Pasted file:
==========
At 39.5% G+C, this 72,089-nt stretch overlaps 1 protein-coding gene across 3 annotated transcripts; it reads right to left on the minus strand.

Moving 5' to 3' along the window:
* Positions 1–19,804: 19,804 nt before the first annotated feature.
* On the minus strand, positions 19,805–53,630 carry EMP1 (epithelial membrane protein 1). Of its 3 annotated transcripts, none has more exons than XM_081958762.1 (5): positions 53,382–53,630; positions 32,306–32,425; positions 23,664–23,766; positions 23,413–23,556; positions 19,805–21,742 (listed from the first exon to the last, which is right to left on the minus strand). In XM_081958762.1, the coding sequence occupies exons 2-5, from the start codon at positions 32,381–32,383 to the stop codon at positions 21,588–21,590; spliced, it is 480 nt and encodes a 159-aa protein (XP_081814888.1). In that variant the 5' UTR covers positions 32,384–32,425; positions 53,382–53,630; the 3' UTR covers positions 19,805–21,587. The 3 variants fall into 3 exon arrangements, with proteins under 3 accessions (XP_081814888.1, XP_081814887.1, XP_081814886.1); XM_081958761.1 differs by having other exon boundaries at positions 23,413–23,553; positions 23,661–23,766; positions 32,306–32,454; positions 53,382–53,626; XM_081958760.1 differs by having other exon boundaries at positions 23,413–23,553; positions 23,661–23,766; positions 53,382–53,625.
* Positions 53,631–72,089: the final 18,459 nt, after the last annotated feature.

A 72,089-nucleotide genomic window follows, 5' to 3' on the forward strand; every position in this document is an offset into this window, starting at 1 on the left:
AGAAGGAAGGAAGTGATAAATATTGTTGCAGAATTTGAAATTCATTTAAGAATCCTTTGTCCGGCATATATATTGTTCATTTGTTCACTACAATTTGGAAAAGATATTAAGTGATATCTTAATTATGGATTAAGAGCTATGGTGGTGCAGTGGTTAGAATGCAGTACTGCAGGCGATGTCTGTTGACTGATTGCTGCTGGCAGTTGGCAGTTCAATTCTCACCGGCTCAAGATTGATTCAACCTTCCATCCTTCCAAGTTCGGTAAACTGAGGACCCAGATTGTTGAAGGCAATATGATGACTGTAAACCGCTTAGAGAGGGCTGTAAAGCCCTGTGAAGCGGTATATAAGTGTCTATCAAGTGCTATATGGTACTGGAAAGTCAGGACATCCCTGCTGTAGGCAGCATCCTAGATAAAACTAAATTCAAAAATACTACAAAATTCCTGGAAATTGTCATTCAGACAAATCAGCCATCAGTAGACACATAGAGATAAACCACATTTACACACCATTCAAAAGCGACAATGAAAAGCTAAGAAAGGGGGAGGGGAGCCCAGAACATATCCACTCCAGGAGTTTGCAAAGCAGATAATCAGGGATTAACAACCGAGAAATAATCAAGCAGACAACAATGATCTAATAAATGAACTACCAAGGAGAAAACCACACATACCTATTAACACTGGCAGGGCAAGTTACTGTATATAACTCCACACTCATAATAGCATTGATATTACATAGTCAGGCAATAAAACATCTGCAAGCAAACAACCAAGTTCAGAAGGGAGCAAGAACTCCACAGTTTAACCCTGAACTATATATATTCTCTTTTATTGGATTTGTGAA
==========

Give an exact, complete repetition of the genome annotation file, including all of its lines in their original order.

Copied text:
At 39.5% G+C, this 72,089-nt stretch overlaps 1 protein-coding gene across 3 annotated transcripts; it reads right to left on the minus strand.

Moving 5' to 3' along the window:
* Positions 1–19,804: 19,804 nt before the first annotated feature.
* On the minus strand, positions 19,805–53,630 carry EMP1 (epithelial membrane protein 1). Of its 3 annotated transcripts, none has more exons than XM_081958762.1 (5): positions 53,382–53,630; positions 32,306–32,425; positions 23,664–23,766; positions 23,413–23,556; positions 19,805–21,742 (listed from the first exon to the last, which is right to left on the minus strand). In XM_081958762.1, the coding sequence occupies exons 2-5, from the start codon at positions 32,381–32,383 to the stop codon at positions 21,588–21,590; spliced, it is 480 nt and encodes a 159-aa protein (XP_081814888.1). In that variant the 5' UTR covers positions 32,384–32,425; positions 53,382–53,630; the 3' UTR covers positions 19,805–21,587. The 3 variants fall into 3 exon arrangements, with proteins under 3 accessions (XP_081814888.1, XP_081814887.1, XP_081814886.1); XM_081958761.1 differs by having other exon boundaries at positions 23,413–23,553; positions 23,661–23,766; positions 32,306–32,454; positions 53,382–53,626; XM_081958760.1 differs by having other exon boundaries at positions 23,413–23,553; positions 23,661–23,766; positions 53,382–53,625.
* Positions 53,631–72,089: the final 18,459 nt, after the last annotated feature.

A 72,089-nucleotide genomic window follows, 5' to 3' on the forward strand; every position in this document is an offset into this window, starting at 1 on the left:
AGAAGGAAGGAAGTGATAAATATTGTTGCAGAATTTGAAATTCATTTAAGAATCCTTTGTCCGGCATATATATTGTTCATTTGTTCACTACAATTTGGAAAAGATATTAAGTGATATCTTAATTATGGATTAAGAGCTATGGTGGTGCAGTGGTTAGAATGCAGTACTGCAGGCGATGTCTGTTGACTGATTGCTGCTGGCAGTTGGCAGTTCAATTCTCACCGGCTCAAGATTGATTCAACCTTCCATCCTTCCAAGTTCGGTAAACTGAGGACCCAGATTGTTGAAGGCAATATGATGACTGTAAACCGCTTAGAGAGGGCTGTAAAGCCCTGTGAAGCGGTATATAAGTGTCTATCAAGTGCTATATGGTACTGGAAAGTCAGGACATCCCTGCTGTAGGCAGCATCCTAGATAAAACTAAATTCAAAAATACTACAAAATTCCTGGAAATTGTCATTCAGACAAATCAGCCATCAGTAGACACATAGAGATAAACCACATTTACACACCATTCAAAAGCGACAATGAAAAGCTAAGAAAGGGGGAGGGGAGCCCAGAACATATCCACTCCAGGAGTTTGCAAAGCAGATAATCAGGGATTAACAACCGAGAAATAATCAAGCAGACAACAATGATCTAATAAATGAACTACCAAGGAGAAAACCACACATACCTATTAACACTGGCAGGGCAAGTTACTGTATATAACTCCACACTCATAATAGCATTGATATTACATAGTCAGGCAATAAAACATCTGCAAGCAAACAACCAAGTTCAGAAGGGAGCAAGAACTCCACAGTTTAACCCTGAACTATATATATTCTCTTTTATTGGATTTGTGAA